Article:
Having won major victories this year to limit competition for home telephone service, the regional companies that own the nation's local phone networks want to fine-tune the regulations -- which could make it tougher for rivals serving businesses.
The companies, including California's leading local carriers, SBC Communications Inc. and Verizon Communications Inc., say that all they are doing is seeking clarifications of decisions made by the Federal Communications Commission.
Competitors contend that the companies' goal is to add the small and medium-sized business market to the residential market they already control. That, competitors complain, will leave customers with few choices and higher prices.
The rivals will probably lose a crucial battle today. The FCC, responding to a BellSouth Corp. request, is expected to deny them the right to lease the high-speed fiber optic lines that reach into residential neighborhoods.
The effect could be severe for the several hundred rivals that built their operations around past FCC rulings and statements and the Telecommunications Act of 1996, which requires dominant phone companies to open their networks to competition.
"The profound disconnect between the pro-competition statements of the commission and its decidedly anti-competitive policies continues to widen," managers of eight institutional investors wrote last week to FCC Chairman Michael K. Powell.
The investors, including giant Kohlberg Kravis Roberts & Co., contend that the FCC's actions this year run counter to past votes and Powell's own statements, and put at risk billions of dollars they poured into small competitors to the Baby Bells, the regional companies that emerged from the breakup of the old AT&T Corp. monopoly.
Investments flowed in after the Telecom Act and FCC rules promised to break up the Bell monopolies. The act requires the Bells to lease their lines and certain equipment to competitors, which would then build their own facilities as they secured enough market share to justify the expense.
But in March, the Bells won a court order that threw out rules enforcing the act. The Bush administration and the FCC decided not to appeal.
Now the Bells are trying to "short-circuit the goal of the Telecom Act," charged Christopher McKee, executive director for regulatory affairs at XO Communications Inc. in Reston, Va.
Since 1996, XO has built an extensive network. But it needs to lease from the Bells the high-speed, high-capacity copper lines that go from its equipment to its 180,000 customers in Los Angeles and 69 metro areas. Duplicating that last-mile connection for so-called T-1 and T-3 lines serving businesses is financially prohibitive, said McKee.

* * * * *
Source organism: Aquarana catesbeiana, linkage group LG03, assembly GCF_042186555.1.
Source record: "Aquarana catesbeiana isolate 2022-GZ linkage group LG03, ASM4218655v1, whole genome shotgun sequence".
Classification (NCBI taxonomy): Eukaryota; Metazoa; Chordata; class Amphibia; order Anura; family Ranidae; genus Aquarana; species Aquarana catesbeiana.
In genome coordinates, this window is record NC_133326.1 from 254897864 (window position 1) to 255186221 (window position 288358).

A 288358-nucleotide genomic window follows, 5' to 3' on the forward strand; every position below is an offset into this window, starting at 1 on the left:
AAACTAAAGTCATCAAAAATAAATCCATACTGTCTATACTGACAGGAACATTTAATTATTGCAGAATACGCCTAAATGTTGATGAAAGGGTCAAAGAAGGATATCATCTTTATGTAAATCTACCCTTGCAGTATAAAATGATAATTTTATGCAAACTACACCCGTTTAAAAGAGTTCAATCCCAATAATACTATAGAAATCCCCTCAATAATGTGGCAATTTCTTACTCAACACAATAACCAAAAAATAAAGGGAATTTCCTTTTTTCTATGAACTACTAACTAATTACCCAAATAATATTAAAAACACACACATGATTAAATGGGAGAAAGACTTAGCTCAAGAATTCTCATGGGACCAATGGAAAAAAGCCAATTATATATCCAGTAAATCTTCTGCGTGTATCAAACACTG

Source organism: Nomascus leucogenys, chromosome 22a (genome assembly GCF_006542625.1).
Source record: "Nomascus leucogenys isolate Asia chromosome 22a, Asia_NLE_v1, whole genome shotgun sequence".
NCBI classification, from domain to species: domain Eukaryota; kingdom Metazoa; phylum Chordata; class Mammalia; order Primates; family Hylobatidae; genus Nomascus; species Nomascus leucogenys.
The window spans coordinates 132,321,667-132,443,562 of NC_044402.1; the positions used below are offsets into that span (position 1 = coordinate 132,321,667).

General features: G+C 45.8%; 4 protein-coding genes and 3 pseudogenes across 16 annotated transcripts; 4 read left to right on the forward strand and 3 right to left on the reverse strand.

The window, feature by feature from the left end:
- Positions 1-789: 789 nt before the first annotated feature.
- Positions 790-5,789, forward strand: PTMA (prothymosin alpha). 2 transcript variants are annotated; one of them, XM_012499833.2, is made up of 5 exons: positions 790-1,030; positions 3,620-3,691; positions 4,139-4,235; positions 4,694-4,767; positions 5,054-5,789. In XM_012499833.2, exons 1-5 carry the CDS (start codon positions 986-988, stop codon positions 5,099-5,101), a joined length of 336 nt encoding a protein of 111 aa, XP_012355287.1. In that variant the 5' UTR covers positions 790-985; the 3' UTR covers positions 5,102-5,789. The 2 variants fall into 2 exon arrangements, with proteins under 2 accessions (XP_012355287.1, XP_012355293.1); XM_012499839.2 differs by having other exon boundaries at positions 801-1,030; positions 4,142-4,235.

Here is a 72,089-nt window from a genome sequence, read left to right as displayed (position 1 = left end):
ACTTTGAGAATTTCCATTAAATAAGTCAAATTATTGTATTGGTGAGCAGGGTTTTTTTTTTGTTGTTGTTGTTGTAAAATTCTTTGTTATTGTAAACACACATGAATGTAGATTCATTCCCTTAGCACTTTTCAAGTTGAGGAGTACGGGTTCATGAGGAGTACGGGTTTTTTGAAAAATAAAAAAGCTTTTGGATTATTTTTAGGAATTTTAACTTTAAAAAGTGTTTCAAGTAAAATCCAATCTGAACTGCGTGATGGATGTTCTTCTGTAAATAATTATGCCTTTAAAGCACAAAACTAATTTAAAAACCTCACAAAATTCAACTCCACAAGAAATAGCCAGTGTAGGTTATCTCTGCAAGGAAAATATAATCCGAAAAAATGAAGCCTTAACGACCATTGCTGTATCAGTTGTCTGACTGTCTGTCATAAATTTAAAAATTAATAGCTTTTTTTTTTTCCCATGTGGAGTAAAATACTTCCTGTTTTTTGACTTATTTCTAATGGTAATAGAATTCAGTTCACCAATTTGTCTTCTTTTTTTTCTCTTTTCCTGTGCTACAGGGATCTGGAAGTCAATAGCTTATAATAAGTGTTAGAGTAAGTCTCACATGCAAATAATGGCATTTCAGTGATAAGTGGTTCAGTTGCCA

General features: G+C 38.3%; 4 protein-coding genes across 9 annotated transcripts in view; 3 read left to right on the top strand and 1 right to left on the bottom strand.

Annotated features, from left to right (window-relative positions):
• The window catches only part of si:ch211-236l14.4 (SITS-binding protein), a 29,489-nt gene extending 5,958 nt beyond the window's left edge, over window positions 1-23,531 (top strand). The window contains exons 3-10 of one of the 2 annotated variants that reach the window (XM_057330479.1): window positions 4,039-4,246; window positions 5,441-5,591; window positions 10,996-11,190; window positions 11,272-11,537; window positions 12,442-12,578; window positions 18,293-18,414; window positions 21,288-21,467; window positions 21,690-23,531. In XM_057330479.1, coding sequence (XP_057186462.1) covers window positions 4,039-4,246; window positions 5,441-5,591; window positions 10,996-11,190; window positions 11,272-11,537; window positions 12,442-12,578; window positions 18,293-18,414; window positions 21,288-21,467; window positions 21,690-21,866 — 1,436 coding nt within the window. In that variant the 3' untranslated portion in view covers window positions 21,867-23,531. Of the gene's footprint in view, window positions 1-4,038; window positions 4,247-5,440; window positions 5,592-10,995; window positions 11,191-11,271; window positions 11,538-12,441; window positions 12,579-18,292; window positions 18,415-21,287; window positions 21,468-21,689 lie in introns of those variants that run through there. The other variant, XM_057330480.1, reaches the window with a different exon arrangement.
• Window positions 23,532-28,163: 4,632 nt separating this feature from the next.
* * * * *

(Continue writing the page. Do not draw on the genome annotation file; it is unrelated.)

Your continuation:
Today's expected FCC decision would be tough on XO and also would blur the lines between business and residential markets, said Jason Oxman, general counsel for the Assn. for Local Telecommunications Services, the trade group for competitive carriers.
It would be "a complete 100% reversal from the rules the FCC laid down just last year," Oxman said.
That's not how the Bells see the situation. They don't want to invest in high-speed fiber optic lines unless they can be assured that they won't be forced to share those lines with rivals, especially at low regulated rates.
Verizon sees the small-business market as part of the mass market. The company's studies show that its competitors are focused primarily on large businesses in concentrated areas where they have been building their own networks, like in downtowns and business parks.
"In the top 50 metropolitan areas, there are on average 20 separate networks deployed by competing providers," said Mike Glover, Verizon deputy general counsel. "They have been able to win a substantially larger share of that market than we have."
Verizon is the most aggressive Bell in deploying high-speed fiber optic lines. It plans to take it to each home -- some 2 million by the end of next year -- because of an FCC decision last year that freed the Bells from having to share the fiber lines that run to residences.
That decision is being broadened, though in ways that may not be apparent. "It's the classic thing where the FCC is making decisions that have enormous impact but the language is embedded in such technical matters that the average consumer doesn't have a clue what's going on," said an agency employee who asked not to be identified.
On Aug. 9, for example, the FCC approved a Bell petition to designate apartment buildings that house some businesses as coming under last year's fiber-to-the-home rule -- meaning that non-Bells can't serve businesses in such buildings with high-speed services.